36th Virginia Infantry, Appalachia, Appomattox, Battle of Fayetteville, Christian, civil war, Confederate Army, Fayetteville, Floyd S. Stafford, genealogy, Guyandotte River, Henry H. Hardesty, history, Lewisburg, Logan County, miller, R.A. Brock, Richmond, Robert E. Lee, U.S. South, Virginia, Virginia and Virginians, West Virginia
From “Virginia and Virginians, 1606-1888,” published by H.H. Hardesty, we find this entry for Floyd S. Stafford, who resided at Christian in Logan County, West Virginia:
Was born in Logan county Dec. 15, 1838, in what is now the State of West Virginia, but was then a part of Virginia. In the war between the States his sympathies were with his native State, and he volunteered early in the struggle, serving till the surrender of General Lee at Appomattox, having enlisted in 1861 in Co. D, 36th Va. V.I. At the battle of Fayetteville, W.Va., Sept. 10, 1862, he was severely wounded, but after recovering he returned to services, and engaged in many more hard fought battles, till honorably paroled May 1, 1865, at Lewisburg, Va. Since the war he has resided on his farm in Logan county, in the cultivation of which and the management of a valuable grist mill that he also owns, he has been and is now engaged. His estate is situated on Guyandotte River and is one of the most valuable in the county, consisting of mineral and timber lands. As a citizen he is honored and beloved by all who know him; his post office address is Christian, Logan county, W.Va.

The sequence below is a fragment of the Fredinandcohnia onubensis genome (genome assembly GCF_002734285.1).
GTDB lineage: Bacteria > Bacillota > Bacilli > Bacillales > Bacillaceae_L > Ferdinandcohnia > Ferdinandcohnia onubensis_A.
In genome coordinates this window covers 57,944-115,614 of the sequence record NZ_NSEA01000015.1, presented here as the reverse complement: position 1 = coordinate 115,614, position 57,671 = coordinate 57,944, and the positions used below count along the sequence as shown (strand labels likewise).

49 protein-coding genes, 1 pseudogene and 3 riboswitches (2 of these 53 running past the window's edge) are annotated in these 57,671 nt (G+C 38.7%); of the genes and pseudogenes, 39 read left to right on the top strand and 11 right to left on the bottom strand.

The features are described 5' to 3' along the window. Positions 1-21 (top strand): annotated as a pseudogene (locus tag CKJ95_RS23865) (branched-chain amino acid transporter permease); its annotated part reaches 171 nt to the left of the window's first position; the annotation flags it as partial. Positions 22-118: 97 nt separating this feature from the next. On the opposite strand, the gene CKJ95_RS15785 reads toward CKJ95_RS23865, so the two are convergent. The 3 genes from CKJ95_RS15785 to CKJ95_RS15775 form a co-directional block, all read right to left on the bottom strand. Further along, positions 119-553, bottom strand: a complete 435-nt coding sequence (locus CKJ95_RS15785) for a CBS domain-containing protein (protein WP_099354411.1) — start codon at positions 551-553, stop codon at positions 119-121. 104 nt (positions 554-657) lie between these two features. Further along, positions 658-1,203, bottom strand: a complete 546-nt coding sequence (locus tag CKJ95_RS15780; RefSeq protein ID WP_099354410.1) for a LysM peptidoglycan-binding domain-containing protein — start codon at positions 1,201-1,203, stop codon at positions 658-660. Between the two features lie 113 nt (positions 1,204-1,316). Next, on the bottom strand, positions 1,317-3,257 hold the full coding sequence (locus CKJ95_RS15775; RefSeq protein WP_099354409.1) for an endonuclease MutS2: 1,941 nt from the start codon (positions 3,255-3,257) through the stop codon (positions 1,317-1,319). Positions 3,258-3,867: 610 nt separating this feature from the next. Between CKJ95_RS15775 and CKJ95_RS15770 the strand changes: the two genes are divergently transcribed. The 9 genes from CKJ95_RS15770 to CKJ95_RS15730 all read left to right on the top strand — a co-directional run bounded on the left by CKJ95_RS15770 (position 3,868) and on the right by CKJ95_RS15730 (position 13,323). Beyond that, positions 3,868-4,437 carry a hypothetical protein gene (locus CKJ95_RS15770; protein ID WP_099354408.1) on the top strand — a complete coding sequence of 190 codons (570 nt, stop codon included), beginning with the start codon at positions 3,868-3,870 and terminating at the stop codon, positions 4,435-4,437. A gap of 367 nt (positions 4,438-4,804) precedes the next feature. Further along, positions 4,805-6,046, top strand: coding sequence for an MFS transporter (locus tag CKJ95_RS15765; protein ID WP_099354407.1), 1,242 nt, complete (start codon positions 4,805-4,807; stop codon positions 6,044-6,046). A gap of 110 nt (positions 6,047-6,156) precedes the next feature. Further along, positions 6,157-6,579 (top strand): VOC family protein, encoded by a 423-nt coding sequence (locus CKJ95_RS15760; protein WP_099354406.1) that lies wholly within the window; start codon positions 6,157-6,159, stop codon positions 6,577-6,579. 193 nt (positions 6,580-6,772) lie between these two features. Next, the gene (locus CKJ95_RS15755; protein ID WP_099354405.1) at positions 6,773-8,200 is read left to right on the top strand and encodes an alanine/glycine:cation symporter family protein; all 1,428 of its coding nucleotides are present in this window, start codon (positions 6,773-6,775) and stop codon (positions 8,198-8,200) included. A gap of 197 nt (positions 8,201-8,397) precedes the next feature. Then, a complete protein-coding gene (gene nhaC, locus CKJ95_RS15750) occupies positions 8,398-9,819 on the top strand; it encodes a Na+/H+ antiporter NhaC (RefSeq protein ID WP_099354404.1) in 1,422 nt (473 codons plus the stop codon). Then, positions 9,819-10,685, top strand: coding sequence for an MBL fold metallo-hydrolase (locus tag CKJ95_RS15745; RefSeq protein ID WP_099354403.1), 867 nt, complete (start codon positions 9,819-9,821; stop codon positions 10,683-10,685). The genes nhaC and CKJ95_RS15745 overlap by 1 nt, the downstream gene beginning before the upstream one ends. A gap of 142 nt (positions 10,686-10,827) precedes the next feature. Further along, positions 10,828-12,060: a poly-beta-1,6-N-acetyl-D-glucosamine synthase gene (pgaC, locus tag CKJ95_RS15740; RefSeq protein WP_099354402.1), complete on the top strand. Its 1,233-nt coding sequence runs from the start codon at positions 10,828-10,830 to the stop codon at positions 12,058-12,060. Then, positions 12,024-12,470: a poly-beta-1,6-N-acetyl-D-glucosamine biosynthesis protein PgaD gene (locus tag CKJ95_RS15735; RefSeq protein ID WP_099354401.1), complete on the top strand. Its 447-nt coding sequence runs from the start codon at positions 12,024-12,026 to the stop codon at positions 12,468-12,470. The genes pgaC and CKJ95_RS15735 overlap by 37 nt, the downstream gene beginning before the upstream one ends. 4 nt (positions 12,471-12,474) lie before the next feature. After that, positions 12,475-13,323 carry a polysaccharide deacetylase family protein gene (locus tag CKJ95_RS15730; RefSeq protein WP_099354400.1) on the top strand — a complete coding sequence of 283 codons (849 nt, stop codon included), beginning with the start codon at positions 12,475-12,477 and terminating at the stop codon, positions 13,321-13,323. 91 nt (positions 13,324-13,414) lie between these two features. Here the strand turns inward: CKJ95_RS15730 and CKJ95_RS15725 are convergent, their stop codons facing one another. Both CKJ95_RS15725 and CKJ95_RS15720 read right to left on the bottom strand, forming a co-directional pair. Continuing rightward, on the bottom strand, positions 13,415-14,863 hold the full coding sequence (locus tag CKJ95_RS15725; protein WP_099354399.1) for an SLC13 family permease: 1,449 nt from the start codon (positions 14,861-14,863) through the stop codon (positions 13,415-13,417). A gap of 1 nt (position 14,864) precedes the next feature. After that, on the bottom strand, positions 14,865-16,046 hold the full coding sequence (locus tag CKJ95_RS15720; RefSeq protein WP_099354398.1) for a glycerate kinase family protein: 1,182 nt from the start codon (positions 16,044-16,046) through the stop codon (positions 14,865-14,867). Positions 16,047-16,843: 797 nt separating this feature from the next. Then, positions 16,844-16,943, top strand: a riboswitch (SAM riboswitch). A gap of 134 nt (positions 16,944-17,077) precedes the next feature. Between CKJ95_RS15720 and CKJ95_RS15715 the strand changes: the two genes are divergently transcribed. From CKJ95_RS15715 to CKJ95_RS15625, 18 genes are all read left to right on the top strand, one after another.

Source: Dr. R.A. Brock, Virginia and Virginians, 1606-1888 (Richmond, VA: H.H. Hardesty, Publisher, 1888), p. 840-841.